I don’t do farewells well.
I blame it on my brother, Tony. He died of a brain tumor when I was 3 and he was 2 and my brother Patrick was 1. According to my mom, I stood at the front window for several days after his death, waiting for him to return.
I was too young to know what it meant not to say goodbye.
That came to me many years later when my oldest son, Anthony, was 3 and my second son, Andrew, was 1. Suddenly, I was finding myself crying for no obvious reason.
I thought I was having a breakdown, until my wife got together with my mom and figured it out.
My sons were in a “missing man” formation, and 35 years after the fact, I was finally saying goodbye to my missing brother.
So forget the farewells! I want to recall some of the lasting memories that come with having spent 26 years at Our Sunday Visitor.
Some are just silly, like chair races in the hallway on deadline night. Or sitting in an editorial meeting recounting the funniest jokes from the previous night’s episodes of “The Simpsons.”
Others are the precious, terrible moments like the staff gathering in our chapel to pray for the repose of the soul of our corporate treasurer, Tim Moorman, when we got the news that he succumbed to cancer far too early in life. Or the somber vigil at the television on Sept. 11, 2001.
Uplifting moments, like our Epiphany tradition when Msgr. Owen Campion would walk through our entire office and manufacturing plant blessing every single department. Or simply satisfying moments — usually built around food — like barbecues in the courtyard or carry-ins for anniversaries. I love the fact that at Our Sunday Visitor, when it is your birthday, you are the one who brings in the treats — as if to thank everyone else for being part of your life.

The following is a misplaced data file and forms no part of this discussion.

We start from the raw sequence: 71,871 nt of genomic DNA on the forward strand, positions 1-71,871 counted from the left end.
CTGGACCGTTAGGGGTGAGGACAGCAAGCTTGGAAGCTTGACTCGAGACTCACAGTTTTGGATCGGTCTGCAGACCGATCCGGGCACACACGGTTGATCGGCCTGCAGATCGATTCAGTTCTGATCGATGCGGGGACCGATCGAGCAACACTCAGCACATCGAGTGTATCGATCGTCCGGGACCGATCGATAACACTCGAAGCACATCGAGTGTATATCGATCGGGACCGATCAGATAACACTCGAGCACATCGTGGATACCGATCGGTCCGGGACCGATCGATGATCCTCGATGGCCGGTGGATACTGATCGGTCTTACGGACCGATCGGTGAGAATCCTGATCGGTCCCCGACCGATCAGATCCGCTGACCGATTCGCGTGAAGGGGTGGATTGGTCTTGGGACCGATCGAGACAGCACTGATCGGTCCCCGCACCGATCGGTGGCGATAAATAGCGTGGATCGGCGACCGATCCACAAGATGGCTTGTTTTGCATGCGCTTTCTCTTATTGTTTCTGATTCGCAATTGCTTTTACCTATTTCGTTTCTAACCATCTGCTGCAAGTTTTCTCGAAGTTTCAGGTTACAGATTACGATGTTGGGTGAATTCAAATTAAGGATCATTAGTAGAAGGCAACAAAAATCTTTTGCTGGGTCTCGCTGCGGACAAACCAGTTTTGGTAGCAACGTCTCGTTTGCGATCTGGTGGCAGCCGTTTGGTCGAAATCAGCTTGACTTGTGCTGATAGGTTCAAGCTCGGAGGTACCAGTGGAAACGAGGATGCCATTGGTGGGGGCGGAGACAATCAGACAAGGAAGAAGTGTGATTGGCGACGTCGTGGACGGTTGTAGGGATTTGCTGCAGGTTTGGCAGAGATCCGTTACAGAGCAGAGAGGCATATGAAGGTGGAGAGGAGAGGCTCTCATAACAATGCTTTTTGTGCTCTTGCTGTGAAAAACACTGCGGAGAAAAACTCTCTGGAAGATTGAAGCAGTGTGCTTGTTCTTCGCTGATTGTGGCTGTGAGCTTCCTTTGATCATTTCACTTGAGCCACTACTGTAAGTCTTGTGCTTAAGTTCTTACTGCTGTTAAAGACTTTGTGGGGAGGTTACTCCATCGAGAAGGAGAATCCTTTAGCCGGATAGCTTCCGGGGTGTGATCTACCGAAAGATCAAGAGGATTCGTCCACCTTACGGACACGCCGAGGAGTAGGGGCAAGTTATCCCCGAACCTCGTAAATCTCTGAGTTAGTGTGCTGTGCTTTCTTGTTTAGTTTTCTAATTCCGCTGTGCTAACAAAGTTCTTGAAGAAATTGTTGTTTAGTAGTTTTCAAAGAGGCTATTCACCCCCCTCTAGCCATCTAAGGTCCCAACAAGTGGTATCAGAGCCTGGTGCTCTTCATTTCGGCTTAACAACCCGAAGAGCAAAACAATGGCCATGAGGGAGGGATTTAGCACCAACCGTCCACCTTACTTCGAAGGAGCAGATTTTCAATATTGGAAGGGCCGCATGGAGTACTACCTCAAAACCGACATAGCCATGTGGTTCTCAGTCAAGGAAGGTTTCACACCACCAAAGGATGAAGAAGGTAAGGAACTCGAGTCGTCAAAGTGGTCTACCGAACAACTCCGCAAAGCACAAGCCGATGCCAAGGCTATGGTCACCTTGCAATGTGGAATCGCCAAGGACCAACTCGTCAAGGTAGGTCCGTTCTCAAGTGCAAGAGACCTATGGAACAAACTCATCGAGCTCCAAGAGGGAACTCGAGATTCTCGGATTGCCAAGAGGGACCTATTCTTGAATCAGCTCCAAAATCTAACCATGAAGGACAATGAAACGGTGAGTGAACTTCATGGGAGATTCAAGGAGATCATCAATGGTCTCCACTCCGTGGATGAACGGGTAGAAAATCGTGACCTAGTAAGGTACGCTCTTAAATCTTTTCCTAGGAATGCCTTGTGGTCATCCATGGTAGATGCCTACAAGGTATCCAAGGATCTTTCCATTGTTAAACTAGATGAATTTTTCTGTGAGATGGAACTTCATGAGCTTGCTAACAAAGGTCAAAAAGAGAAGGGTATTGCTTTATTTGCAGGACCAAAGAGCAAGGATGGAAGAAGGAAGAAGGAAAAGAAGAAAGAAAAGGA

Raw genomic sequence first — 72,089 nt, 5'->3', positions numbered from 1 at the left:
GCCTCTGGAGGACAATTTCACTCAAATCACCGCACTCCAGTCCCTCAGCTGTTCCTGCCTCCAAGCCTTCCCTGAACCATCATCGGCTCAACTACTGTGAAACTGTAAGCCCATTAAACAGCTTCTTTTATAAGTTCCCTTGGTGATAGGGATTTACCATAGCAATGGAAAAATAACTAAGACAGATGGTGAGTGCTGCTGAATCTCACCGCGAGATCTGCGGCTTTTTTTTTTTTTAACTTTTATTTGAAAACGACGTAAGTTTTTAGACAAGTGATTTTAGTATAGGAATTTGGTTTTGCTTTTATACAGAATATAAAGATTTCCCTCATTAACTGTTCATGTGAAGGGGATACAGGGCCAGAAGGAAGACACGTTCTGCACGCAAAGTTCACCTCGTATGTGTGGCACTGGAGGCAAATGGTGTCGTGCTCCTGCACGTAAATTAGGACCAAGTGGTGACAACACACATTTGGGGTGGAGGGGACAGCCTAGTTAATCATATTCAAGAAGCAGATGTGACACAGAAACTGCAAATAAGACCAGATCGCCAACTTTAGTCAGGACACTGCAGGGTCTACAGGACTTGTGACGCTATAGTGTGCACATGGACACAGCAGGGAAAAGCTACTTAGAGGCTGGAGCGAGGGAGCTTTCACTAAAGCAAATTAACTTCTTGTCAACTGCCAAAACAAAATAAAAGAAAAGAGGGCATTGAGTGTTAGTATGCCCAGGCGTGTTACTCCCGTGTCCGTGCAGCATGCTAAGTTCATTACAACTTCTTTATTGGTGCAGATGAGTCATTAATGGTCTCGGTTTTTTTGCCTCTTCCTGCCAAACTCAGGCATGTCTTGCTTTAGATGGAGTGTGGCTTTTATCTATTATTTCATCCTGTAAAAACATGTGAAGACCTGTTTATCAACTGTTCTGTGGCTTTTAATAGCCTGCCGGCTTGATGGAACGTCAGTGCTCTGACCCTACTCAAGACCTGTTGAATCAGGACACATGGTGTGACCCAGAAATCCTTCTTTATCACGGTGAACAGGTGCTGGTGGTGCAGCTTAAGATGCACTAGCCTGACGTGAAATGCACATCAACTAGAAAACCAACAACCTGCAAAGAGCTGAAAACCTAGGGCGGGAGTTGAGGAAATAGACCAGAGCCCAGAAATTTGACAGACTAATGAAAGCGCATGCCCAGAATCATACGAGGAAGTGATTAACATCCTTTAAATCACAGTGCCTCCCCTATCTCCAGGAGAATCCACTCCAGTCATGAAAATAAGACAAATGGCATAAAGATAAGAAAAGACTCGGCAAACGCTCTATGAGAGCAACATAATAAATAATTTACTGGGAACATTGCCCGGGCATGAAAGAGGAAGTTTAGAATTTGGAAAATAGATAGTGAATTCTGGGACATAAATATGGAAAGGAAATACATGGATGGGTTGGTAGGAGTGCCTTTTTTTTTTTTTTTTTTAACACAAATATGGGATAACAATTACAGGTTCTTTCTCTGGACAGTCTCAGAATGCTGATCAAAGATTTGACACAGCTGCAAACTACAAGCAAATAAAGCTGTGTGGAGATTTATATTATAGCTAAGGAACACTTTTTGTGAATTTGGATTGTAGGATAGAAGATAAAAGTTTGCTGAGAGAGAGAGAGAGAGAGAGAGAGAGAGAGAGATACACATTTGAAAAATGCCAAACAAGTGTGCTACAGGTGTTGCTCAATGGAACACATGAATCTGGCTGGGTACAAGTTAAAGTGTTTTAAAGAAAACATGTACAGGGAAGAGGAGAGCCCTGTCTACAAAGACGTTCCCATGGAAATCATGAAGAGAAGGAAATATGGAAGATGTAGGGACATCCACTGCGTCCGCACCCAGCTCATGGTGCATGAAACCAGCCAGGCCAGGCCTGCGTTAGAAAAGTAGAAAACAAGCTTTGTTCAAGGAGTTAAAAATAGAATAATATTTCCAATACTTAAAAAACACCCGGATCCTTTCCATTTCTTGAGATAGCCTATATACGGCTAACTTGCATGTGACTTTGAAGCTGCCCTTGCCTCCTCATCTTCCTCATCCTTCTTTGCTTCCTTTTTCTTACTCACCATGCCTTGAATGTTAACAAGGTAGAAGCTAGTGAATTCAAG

It’s all about the people, and that starts with you, the readers. Everything we do is to serve you as best we can. I have appreciated hearing from you and learning your stories. One of the most remarkable is Les Johnson, a steelworker and mystic from Ohio who showed up at Our Sunday Visitor one day after driving six hours to give me a beautiful walking stick adorned with an eagle’s head that he had carved.
I have so many memories of great colleagues, starting with Bob Lockwood — the man who hired me away from the Eternal City by offering me a steady supply of challenges and learning opportunities. Or Beth McNamara, a former director of religious education with a steel spine and a faith to move mountains all wrapped in Minnesota nice. Beth brings out the best in everybody, a living reminder that management isn’t just about spreadsheets and print runs, but about people.
I can’t name all the people I’ve been honored to have worked with, but my helpmate, Michelle Hogan, deserves mention. She kept my crazy schedule on track and was always way more organized than her boss. And Gretchen Crowe, who is one in a long line of great Newsweekly editors but who has raised the bar just that much higher for those who follow.
Goodbyes aren’t easy, and neither is change. But I feel it is time to turn over the reins to others: To pursue my writing, to see what new opportunities await, to spend a little more time with my family.
Our Sunday Visitor is about the people, and it’s about the mission.
God has blessed this company and given it the means to make a difference in people’s lives. OSV’s been doing that for 104 years, and I am a lucky man to have been present for 26 of them.
Greg Erlandson writes from Indiana.